On my left wrist, close to the radial artery used for measuring the pulse rate, sits a 46-year-old scar. It serves as a permanent reminder of a flogging –– that went terribly wrong –– which I received at the hands of a headmaster. I was almost nine years old at the time, and in primary school.
The leather strap, which the gentleman reportedly used to soak in oil to deliver a stinging blow, ripped the flesh on contact. After taking two lashes, I had raised my left hand to block the rest. It was a cruel injustice. I had done nothing wrong to deserve the punishment.
My grievous sin, which stemmed more from childhood innocence than deliberate wickedness, was revealing what I had seen that apparently was not meant for my eyes. The headmaster, as I subsequently figured out, was apparently trying to make a move on a female teacher.
He did not live in the parish and this reason explained why I had seen him several times during the school vacation. At the start of the new term, as any eager child would, I excitedly told him where I had seen him, not realizing it was within the earshot of others. He immediately carried me on the platform and started beating.
Had this happened today, he most likely would have faced a lawsuit. My great-grandfather, however, paid the headmaster a visit after I explained how I got the cut. He calmly expressed his displeasure, making it clear that if he had to visit the school again under similar circumstances, it would not be to the headmaster’s liking.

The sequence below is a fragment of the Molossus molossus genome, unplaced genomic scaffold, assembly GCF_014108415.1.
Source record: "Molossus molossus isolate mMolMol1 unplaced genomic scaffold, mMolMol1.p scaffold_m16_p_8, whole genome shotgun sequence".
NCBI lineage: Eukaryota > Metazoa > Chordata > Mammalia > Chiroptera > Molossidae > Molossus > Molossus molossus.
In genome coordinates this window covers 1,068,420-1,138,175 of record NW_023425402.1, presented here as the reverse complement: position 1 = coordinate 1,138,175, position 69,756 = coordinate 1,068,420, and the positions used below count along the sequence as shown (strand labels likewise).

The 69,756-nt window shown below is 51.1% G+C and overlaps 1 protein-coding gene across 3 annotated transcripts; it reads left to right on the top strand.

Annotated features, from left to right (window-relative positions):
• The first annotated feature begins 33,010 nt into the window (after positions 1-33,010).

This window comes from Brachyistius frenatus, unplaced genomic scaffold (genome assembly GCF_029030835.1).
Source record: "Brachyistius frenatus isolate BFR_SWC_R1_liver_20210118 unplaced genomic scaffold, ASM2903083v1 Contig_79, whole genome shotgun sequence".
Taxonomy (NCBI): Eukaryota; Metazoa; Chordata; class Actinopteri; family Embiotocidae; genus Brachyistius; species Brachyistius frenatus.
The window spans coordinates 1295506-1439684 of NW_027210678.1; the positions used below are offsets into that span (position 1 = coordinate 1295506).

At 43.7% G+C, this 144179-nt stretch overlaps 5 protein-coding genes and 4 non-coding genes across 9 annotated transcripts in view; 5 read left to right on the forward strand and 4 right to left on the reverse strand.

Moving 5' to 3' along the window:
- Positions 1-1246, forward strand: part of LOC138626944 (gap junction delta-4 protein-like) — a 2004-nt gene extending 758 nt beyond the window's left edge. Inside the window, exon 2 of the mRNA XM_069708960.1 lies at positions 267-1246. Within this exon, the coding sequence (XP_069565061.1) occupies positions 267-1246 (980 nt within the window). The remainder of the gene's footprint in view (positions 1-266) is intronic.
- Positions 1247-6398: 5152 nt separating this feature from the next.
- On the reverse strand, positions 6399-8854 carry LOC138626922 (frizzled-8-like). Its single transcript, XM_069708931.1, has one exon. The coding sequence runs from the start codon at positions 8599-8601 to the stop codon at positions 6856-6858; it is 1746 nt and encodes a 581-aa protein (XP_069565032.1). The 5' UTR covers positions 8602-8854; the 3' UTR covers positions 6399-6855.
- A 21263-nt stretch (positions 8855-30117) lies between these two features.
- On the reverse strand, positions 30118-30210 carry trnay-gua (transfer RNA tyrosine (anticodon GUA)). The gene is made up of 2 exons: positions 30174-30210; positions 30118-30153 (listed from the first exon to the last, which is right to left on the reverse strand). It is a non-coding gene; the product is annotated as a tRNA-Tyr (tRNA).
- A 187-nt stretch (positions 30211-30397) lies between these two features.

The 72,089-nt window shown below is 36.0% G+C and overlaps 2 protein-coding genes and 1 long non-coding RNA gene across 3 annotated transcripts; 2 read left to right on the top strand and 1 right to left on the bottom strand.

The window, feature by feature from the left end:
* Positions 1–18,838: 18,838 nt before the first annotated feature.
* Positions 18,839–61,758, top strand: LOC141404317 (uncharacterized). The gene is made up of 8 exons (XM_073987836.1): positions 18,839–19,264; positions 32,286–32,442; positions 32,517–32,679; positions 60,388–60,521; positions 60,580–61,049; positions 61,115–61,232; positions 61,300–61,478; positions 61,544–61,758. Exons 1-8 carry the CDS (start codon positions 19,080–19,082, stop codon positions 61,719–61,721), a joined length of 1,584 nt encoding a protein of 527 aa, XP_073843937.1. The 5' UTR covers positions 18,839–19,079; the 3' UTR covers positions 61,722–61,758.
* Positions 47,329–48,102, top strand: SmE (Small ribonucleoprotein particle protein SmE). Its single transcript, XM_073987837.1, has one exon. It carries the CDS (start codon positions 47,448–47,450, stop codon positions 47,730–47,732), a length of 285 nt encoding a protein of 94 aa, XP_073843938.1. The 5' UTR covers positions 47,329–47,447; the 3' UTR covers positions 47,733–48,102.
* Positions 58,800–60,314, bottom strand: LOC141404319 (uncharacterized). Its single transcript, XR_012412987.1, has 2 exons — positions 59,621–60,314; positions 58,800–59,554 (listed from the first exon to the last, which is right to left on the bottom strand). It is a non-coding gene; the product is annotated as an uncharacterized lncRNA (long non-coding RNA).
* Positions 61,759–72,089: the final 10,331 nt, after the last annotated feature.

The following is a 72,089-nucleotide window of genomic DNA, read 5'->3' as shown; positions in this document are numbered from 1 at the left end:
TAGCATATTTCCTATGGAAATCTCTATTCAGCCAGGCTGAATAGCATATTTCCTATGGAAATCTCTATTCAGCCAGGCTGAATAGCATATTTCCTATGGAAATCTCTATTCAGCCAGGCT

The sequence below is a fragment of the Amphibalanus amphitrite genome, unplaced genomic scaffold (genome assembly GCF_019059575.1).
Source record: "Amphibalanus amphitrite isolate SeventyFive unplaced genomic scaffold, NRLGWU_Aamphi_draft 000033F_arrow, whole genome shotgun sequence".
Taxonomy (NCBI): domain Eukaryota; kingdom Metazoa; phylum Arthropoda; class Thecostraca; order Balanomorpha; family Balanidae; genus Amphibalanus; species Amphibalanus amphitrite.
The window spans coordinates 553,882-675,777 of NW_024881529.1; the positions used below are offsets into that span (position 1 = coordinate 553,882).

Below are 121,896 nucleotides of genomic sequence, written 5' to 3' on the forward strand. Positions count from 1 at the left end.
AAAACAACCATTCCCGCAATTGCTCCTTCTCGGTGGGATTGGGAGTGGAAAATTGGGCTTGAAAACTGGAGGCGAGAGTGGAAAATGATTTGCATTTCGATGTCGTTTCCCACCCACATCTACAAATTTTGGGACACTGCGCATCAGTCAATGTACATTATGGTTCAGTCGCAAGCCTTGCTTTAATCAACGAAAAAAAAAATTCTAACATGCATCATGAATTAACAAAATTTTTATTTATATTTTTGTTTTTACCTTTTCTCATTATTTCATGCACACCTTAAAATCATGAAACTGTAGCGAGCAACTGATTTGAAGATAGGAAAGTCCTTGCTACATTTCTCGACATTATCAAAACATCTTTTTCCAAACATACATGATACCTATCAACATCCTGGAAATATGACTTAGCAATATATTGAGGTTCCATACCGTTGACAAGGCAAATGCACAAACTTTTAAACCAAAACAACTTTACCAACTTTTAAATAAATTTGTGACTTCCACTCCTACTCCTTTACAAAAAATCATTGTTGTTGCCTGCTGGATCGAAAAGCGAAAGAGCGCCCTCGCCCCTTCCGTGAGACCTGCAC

I knew exactly what “Pa” meant. It would have been trouble. Serious trouble!
The headmaster clearly got the message because he never laid hands on me again. Nor did I give him reason to have to summon my great-grandfather or great-grandmother to discuss anything negative related to me.
It is against this backdrop that I applaud Minister of Education Ronald Jones for having the courage to call a spade a spade, specifically in relation to the ineffectiveness of flogging in our school system. He’s not going to be the most popular person for his stance. Our society, despite the reality of a brutal slavery past, maintains a hearty but ghoulish appetite for inflicting cruel punishment.
A few pedagogic dinosaurs, whose perspective on contemporary issues is clouded by Stone Age thinking about discipline, will be among the first to raise strong objection. However, Jones, himself a former teacher, is keeping it real. He is simply seeking to bring Barbados in line with international norms which our country has freely embraced in the exercise of its sovereignty.
Flogging is contrary to the provisions of the United Nations Convention On The Rights Of The Child which the Government of Barbados signed on April 19, 1990, and ratified on October 9 the same year. Article 19 states that signatories “shall take all appropriate legislative, administrative, social and educational measures to protect the child from all forms of physical or mental violence . . .”.
Article 28 further commits countries to “take all appropriate measures to ensure that school discipline is administered in a manner consistent with the child’s human dignity and in conformity with the present convention”. The continued use of flogging in our schools means Barbados is not living up to its international obligations.